GFR Decline Tied to Protein Intake in Diabetic Blacks
In a study, the percentage decline in eGFR over an 8-year period was greater among blacks with vs without diabetes across all quintiles of protein intake.
Higher protein intake as a percent of total energy intake is associated with a greater decline in estimated glomerular filtration rate (eGFR) among black individuals with diabetes, new findings suggest.
In a study of 3165 black participants in the Jackson Heart Study (JHS), investigators found that the percentage decline in eGFR over an 8-year period was greater among those with vs without diabetes across all quintiles of protein intake. They also observed a U-shaped dose-response among the participants with diabetes, with the greatest eGFR declines occurring among individuals in the 2 highest and 2 lowest quintiles compared with those in the middle quintile. The investigators observed no association between amount of protein intake and eGFR decline among participants without diabetes.
Protein intake as a percent of total energy intake was 10.7%, 12.7%, 14.3%, 16%, and 18.7% among individuals in the first, second, third, fourth, and fifth quintiles, respectively, Rakesh Malhotra, MD, MPH, of the University of California San Diego, and colleagues reported online ahead of print in the Journal of Renal Nutrition. Among participants with diabetes, mean eGFR declined by 15.9 and 16.7 mL/min/1.73 m2 in the first and second quintiles, respectively, and 19.1 and 20 mL/min/1.73 m2 in the fourth and fifth quintiles, respectively. The mean eGFR decline in the middle quintile was 12 mL/min/1.73 m2.
“Our results suggest that high protein consumption may contribute to the development of kidney disease, especially in AAs [African Americans] with diabetes,” Dr Malhotra's team wrote.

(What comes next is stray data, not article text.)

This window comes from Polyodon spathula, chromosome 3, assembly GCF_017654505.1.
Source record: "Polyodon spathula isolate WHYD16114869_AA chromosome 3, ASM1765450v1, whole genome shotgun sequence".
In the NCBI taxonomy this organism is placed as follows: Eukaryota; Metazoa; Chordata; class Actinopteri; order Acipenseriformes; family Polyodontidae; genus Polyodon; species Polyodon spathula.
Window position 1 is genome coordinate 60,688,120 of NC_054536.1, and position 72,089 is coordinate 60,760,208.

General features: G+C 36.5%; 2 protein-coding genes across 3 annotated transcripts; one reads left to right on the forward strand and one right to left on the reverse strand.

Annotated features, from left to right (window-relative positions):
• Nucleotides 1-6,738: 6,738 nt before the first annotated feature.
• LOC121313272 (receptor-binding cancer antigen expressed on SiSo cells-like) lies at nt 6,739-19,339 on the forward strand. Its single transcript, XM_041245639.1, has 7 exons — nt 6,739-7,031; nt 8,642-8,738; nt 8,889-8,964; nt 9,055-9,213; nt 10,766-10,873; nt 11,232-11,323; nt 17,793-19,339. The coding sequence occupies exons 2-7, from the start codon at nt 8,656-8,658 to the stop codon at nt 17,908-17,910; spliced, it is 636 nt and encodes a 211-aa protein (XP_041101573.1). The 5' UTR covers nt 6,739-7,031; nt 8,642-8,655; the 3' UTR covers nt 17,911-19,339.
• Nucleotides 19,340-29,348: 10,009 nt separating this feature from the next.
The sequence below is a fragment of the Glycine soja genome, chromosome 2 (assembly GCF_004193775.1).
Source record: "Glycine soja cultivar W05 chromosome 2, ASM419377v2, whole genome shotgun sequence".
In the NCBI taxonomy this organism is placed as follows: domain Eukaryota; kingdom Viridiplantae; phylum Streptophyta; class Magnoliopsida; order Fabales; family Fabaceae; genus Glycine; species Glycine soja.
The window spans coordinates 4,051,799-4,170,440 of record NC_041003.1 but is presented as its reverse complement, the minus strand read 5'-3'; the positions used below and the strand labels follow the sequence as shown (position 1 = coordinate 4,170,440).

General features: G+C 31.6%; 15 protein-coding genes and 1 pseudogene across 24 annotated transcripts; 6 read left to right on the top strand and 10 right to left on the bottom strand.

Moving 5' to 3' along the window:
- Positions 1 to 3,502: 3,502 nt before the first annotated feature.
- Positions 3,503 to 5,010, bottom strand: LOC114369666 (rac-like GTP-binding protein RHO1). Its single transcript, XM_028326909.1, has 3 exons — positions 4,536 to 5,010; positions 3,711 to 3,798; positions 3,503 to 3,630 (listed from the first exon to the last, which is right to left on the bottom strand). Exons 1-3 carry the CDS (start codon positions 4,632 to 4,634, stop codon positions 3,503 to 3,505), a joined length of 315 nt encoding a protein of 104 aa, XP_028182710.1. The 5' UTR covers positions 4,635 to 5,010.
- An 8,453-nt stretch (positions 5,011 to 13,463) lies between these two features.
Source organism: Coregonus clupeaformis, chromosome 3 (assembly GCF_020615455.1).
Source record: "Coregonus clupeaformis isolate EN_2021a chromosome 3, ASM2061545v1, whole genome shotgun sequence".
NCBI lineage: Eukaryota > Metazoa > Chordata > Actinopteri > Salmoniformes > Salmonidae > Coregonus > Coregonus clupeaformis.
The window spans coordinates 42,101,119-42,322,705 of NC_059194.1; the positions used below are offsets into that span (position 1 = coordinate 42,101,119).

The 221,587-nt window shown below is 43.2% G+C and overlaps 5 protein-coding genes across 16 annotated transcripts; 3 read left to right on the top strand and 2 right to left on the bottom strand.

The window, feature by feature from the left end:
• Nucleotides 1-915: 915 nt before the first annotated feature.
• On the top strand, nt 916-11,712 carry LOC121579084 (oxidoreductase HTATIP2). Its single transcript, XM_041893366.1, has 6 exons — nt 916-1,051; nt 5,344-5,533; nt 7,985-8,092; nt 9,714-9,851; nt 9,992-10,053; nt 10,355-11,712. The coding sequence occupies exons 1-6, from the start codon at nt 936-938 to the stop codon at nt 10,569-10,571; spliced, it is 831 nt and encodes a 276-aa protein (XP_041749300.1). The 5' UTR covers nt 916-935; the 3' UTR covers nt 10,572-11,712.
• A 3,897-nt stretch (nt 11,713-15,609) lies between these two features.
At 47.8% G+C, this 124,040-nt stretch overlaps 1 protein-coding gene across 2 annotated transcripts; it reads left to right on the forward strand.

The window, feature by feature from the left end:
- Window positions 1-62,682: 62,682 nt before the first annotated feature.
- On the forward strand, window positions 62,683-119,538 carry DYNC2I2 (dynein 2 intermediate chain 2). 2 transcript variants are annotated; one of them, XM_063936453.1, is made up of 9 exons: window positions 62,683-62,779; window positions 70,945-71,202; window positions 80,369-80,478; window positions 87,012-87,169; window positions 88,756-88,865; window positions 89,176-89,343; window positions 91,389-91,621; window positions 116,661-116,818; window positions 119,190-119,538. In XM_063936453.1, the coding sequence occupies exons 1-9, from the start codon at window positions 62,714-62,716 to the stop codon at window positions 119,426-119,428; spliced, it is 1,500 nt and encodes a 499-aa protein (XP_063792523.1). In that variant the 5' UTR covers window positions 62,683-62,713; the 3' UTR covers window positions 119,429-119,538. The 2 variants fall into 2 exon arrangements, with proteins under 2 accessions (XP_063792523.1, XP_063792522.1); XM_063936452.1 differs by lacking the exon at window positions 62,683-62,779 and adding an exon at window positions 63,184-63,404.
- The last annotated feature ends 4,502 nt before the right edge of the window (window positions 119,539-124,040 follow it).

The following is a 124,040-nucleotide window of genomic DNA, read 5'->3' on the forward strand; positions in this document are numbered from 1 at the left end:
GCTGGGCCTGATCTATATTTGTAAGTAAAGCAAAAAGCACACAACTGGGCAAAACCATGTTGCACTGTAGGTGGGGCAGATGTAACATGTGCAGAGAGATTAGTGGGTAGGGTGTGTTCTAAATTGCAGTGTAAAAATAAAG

The investigators estimated protein intake from a validated food frequency questionnaire (FFQ) administered at participants' first study visit.
Study strengths include analysis of data from participants in the JHS, a well-characterized large population-based unique cohort of high-risk black people of generally low socioeconomic status, and a relatively long follow-up period, according to the authors. Dr Malhotra and his colleagues also acknowledged some study limitations. “FFQ data were self-reported and prone to misreporting and measurement error,” they pointed out. Also, the FFQ was administered only once, at the first visit, with no updated dietary intake data obtained to study effects of long-term, sustained protein intake, they noted.
Dr Malhotra and collaborators previously conducted a nested case-control study within the Southern Community Cohort Study (SCCS)—a prospective study of low-income blacks and whites in the southeastern United States—demonstrating that a higher percentage protein intake was associated with an increased risk of incident end-stage renal disease, especially among black individuals with diabetes. Each 1% increase in percent energy intake from protein was associated with a significant 6% increased odds of ESRD among blacks with diabetes, the investigators reported in in Nutrition, Metabolism & Cardiovascular Diseases (2016;26:1079-1087). They found no significant association between percent energy intake from protein and ESRD risk among blacks without diabetes and whites with and without diabetes.
Malhotra R, Lipworth L, Cavanaugh KL, et al. Protein intake and long-term change in glomerular filtration rate in the Jackson Heart Study. J Ren Nutr. 2018; published online ahead of print.
Malhotra R, Cavanaugh KL, Blot WJ, et al. Higher protein intake is associated with increased risk for incidence end-stage renal disease among blacks with diabetes in the Southern Community Cohort Study. Nutr Metab Cardiovasc Dis. 2016;26:1079-1087.